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Case Study: Robert

Adrenal/Chronic Fatigue


Background / Details

Case History

Robert recalled no health issues as a child or teenager, and had been extremely active during school (football, martial arts and weightlifting).

During his A level exams, a time that he was staying up late to revise and also working part-time, he suffered a ‘crash’. He managed to get through his exams but, from this point on, struggled with fatigue, concentration, mood. He could no longer take part in his athletic activities, other than a reduced-volume weights session once per week, which was a huge blow (as this played a major role in channelling stress and involved a major social outlet).

He had trialled a decent number of supplements based on internet research. Most had done little, but he had found a benefit in most calming herbs and B6. These allowed him to get reasonable sleep but he still remained very tired.

Alongside the fatigue and other symptoms, it was notable that he had cold hands/feet alongside reduced hair growth (a set of symptoms often associated with hypothyroidism) and he was consuming 3,700 kcals per day in order to maintain weight. He also had a number of symptoms associated with reduced cortisol activity (getting wired from coffee, feeling weak if not eating regularly, big energy dip in the afternoon, energy dip every afternoon, slow to wake up in the morning and slow to switch off at night).

Initial Data

Robert took the Organic Acids Test ahead of our initial appointment. This showed:

  • Low Aconitic Acid (a sign of mitochondrial hypoxia)
  • Raised malic acid (associated with cellular hypothyroidism)
  • Markers associated with low serotonin and low noradrenaline (slow conversion from dopamine)
  • Low B6, Low Folate, Low B12
  • Raised oxidative stress
  • Markers for dysbiosis (bacteria, including clostridium markers)

He had otherwise been given based blood tests at his doctor (all were in range, with the exception of raised cholesterol) and some additional blood testing (iron was within range but serum levels of B12 were raised). He had also had some thyroid testing which, despite the thyroid-associated symptoms above, showed no markers out of range (although this only tested TSH and T4, which can be highly unreliable).

Points for Consideration

Note: blood levels of B12 can rise if transport of B12 into cells is disturbed. This transport is conducted by a protein called transcobalamin, which is adversely affected when there is excessive glycation (which calls for consideration of blood sugar levels and oxidative stress). Picking up such patterns are important because, in these scenarios, providing huge doses of supplementary B12 are unlikely to do much at cellular level, which is where B12 is active.

The raised Malic Acid is a highly relevant marker, as it not points to problems with the thyroid transport proteins (that move thyroid hormones into the cells), but also provides an explanation for this type of scenario; one where the symptoms of hypothyroidism are present yet the blood levels look OK.

Initial Recommendations / Removing Obstacles

Primary Aims

At first, we focused on removing the most ‘obvious’ obstacles. I identified these to be the mitochondrial hypoxia, correcting nutrient shortages and supporting neurotransmitter balance.

The mitochondrial hypoxia can easily be caused by anaemia, and this was an obvious consideration given the low folate/B12 status (although iron had already been ruled out). Endotoxemia was also a consideration (given that this is a very common cause of hypoxia, and ties in with the adrenal picture we outlined above).

B6 was still short, despite Robert already taking this. B6 is depleted by stress, and so I wanted to compensate with an increased dose. B6 is vital for the formation of both dopamine and serotonin.  Folate is also crucial for methylation, a chemical process that supports 600 different reactions across the body (and especially important for detoxification, immune function and hormonal balance and neurotransmitter support: most affected here are dopamine and serotonin).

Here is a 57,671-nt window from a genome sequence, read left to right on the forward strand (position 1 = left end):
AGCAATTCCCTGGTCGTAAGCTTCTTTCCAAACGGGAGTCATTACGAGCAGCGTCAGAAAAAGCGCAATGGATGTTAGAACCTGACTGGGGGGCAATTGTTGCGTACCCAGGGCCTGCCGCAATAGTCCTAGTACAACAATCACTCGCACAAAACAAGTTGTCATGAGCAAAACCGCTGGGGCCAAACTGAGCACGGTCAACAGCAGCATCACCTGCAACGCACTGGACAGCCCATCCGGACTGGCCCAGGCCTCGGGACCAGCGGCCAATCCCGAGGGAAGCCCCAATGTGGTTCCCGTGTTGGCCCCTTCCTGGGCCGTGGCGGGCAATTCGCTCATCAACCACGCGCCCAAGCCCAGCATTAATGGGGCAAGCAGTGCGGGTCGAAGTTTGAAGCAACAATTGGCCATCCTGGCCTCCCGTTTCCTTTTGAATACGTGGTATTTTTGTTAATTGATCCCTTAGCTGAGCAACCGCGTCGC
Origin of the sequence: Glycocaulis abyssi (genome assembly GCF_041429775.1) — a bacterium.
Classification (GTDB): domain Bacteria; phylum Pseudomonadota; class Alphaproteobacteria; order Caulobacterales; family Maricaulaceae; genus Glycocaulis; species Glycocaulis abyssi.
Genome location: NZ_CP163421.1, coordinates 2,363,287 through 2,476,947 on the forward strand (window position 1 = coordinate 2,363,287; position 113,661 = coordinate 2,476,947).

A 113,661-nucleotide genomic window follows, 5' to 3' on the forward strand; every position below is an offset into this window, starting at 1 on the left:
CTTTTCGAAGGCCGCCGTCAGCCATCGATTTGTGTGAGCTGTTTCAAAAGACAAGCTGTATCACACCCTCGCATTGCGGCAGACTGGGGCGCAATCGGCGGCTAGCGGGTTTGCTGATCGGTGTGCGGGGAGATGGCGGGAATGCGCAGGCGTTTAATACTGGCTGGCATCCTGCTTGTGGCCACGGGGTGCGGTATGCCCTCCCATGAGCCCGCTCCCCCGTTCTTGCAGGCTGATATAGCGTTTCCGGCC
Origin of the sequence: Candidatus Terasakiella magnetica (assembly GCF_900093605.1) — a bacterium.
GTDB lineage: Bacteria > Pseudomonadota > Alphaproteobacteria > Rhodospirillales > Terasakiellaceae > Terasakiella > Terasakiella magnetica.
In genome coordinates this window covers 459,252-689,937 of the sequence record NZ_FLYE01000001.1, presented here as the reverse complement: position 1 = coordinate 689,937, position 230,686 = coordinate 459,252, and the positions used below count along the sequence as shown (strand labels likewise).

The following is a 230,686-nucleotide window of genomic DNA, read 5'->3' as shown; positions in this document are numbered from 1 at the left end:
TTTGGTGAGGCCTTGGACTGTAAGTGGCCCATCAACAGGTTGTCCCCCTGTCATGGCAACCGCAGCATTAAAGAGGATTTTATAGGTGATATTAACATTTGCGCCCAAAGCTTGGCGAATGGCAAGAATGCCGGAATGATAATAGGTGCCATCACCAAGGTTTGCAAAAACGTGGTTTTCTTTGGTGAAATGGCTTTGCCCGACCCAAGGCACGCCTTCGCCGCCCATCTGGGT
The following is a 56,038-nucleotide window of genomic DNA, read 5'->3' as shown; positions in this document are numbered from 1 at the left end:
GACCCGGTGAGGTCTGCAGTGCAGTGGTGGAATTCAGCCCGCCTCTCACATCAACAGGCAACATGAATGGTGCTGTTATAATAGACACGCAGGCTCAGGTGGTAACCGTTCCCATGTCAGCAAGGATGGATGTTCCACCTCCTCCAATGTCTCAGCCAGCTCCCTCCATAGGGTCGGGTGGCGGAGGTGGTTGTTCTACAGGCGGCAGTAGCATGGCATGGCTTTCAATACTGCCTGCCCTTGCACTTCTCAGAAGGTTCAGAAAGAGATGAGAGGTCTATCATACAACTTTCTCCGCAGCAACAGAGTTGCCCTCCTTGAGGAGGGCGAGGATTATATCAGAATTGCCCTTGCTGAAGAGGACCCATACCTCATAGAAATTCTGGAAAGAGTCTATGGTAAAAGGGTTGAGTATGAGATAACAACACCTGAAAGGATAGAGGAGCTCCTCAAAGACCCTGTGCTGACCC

There are a lot of options when it comes to supporting serotonin but this can be easily limited if there are any issues with folate status or cortisol signalling.

For the above reasons, it was clear that Robert had no chance at maintaining optimal serotonin signalling while methylation, cortisol signalling and B6 status were still compromised. Equally, all areas of the body (especially energy-intensive areas, such as the brain) may be affected when mitochondrial activity is sub-par, while I expected a lack of adrenal support would make overactivity of the stress response (with subsequent increase in adrenaline, gut permeability and endotoxemia) inevitable. Therefore, the plan centred on removing these obstacles (and all their downstream disturbances on multiple areas of the metabolism) and then see what areas responded and which areas still needed attention.

Initial Recommendations

Histidine to aid cellular transport of B12 – the transport is supported by carnosine, which histidine converts into, although I chose histidine over carnosine because histidine also supports exercise tolerance through modulating pH at muscle cells.

Folate – introduced slowly to avoid unnecessary ‘start-up’ reactions. Via the formation of BH4, folate contributes to the healthy formation of serotonin and dopamine.

Licorice Root – to support cortisol signalling and serotonin trafficking (the serotonin autoreceptor can limit the activity of serotonin, and it is highly under-discussed the role of cortisol receptors in maintaining healthy regulation of these autoreceptors).

Introduction of liver – a rich source of copper (and also of Vitamin A, necessary to ensure healthy production of ceruloplasmin, needed to escort copper). Copper is crucial for the activity of dopamine-beta-hydroxylase, which converts dopamine into noradrenaline.

Introduction of turkey tail mushrooms – there are many benefits to this, although the primary aim was to limit any undesirable activity of clostridia bacteria (as these can produce a metabolite that interferes with the activity of the dopamine-beta-hydroxylase enzyme).

Swedish Bitters and Betaine HCL – to support digestive absorption and conditions in the digestive tract.

Early Responses

Big improvement in clarity / mental stamina. These are functions associated with health noradrenaline signalling, and so I expect that both the support of copper status (in the form of liver) and limiting formation of clostridia metabolites helped. The neuroplasticity effects of serotonin should not be overlooked as a contributing factor.